A few days later, a handful of port-a-loos had appeared, as well as tents, blankets, food and bottled water from volunteers. The government had provided no tangible support, but the ring of heavily padded policemen surrounding the station remained. I remember standing amongst these exhausted, desperate and brave people, at a loss to understand why they were being treated so poorly. The feelings of outrage, despair and frustration that I felt for them I hope to never forget. It was not an uplifting moment of the trip, but it was a powerful reminder of what happens when we stop attempting to understand and empathise.
Putting on my big girl pants and travelling through 20 countries in six months was the best experience I’ve had. Needless to say, we scrapped the spreadsheet and any efforts to really organise our next steps, quite quickly into the journey. It turned out that luck, the generosity of strangers (as well as Pringles and free wifi) carried us a long way. I expect that a similar open-plan and attitude will take us where we need to go next time around. I can’t wait!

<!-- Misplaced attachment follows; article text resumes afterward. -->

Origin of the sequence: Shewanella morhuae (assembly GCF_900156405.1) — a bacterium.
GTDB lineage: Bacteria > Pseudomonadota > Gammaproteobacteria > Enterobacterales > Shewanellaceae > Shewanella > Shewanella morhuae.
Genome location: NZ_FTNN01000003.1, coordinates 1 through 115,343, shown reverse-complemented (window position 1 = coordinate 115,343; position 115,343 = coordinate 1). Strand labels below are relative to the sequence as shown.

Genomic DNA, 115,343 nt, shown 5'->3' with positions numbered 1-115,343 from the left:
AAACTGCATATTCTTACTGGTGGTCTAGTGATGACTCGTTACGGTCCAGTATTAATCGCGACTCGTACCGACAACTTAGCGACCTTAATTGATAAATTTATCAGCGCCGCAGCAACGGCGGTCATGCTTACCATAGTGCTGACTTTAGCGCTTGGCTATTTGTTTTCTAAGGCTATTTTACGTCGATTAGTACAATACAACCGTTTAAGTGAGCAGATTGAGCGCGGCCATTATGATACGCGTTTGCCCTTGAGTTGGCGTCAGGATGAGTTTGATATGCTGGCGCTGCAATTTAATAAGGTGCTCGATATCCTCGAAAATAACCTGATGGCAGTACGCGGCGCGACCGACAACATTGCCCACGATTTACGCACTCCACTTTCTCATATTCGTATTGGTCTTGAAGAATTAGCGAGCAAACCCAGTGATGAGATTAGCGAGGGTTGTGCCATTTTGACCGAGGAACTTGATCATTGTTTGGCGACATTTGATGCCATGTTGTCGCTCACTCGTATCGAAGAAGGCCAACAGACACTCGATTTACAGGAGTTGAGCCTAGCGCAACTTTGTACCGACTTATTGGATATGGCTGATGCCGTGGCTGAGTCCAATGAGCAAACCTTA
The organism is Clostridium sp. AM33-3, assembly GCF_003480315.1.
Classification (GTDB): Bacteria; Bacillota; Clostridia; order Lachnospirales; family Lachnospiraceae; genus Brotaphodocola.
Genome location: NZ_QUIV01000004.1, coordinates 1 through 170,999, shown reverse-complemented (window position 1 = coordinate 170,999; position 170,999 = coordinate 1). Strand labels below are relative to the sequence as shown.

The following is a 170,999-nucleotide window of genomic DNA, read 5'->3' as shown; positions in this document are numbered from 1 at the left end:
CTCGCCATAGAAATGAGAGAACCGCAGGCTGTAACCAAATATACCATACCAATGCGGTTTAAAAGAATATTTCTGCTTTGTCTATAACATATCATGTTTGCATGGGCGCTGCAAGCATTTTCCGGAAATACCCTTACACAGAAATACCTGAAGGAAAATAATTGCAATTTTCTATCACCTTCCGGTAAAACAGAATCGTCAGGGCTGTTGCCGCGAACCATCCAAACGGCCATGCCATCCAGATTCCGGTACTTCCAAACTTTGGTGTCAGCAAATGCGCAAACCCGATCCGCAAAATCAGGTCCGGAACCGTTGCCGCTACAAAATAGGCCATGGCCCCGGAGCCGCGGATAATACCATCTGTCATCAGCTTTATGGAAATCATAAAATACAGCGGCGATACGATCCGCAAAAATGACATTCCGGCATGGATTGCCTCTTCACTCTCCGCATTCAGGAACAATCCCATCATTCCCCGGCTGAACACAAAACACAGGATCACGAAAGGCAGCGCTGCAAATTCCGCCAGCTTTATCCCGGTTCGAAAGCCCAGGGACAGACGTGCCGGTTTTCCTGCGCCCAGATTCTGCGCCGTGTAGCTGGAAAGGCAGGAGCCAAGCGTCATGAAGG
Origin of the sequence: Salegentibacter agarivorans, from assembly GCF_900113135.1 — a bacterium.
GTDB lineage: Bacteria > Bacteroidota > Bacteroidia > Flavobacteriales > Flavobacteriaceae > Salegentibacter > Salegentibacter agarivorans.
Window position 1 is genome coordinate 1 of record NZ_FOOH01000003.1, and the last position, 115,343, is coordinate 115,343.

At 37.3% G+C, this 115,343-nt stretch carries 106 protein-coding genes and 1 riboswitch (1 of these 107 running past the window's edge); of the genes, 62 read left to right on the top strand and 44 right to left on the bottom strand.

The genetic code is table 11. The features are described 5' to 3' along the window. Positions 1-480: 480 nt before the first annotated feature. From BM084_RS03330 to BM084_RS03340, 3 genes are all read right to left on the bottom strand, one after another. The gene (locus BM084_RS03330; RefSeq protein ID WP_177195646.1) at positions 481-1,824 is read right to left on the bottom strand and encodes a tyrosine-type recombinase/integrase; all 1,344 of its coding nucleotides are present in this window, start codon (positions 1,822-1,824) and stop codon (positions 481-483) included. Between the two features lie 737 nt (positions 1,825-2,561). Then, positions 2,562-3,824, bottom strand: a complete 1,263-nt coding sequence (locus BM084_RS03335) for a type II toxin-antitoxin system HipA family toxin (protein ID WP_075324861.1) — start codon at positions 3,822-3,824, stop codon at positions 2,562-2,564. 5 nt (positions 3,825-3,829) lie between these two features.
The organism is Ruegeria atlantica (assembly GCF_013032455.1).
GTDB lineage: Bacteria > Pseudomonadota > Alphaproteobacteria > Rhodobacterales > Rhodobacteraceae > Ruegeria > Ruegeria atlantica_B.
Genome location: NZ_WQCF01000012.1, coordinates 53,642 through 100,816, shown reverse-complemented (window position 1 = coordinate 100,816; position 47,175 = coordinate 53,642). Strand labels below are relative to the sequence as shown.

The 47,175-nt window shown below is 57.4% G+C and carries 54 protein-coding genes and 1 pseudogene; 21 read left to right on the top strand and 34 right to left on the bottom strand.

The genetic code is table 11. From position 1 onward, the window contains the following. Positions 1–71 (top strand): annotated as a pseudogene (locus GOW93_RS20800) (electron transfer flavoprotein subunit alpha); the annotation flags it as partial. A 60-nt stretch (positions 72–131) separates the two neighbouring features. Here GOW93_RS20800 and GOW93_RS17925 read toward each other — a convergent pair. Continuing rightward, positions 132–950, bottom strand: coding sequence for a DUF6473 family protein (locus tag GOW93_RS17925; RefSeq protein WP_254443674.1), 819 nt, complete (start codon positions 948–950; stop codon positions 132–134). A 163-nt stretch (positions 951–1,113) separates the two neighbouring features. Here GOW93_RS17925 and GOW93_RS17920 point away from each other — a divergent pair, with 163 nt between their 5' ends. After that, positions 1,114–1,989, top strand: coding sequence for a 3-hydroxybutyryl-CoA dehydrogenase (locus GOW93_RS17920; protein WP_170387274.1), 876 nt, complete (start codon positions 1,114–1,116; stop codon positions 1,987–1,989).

Erica Burke is a New Zealander who just returned to Auckland from a 6 month trip around the world. She loves cooking, hiking, walking her dog and of course travel. You can contact Erica by emailing firstname.lastname@example.org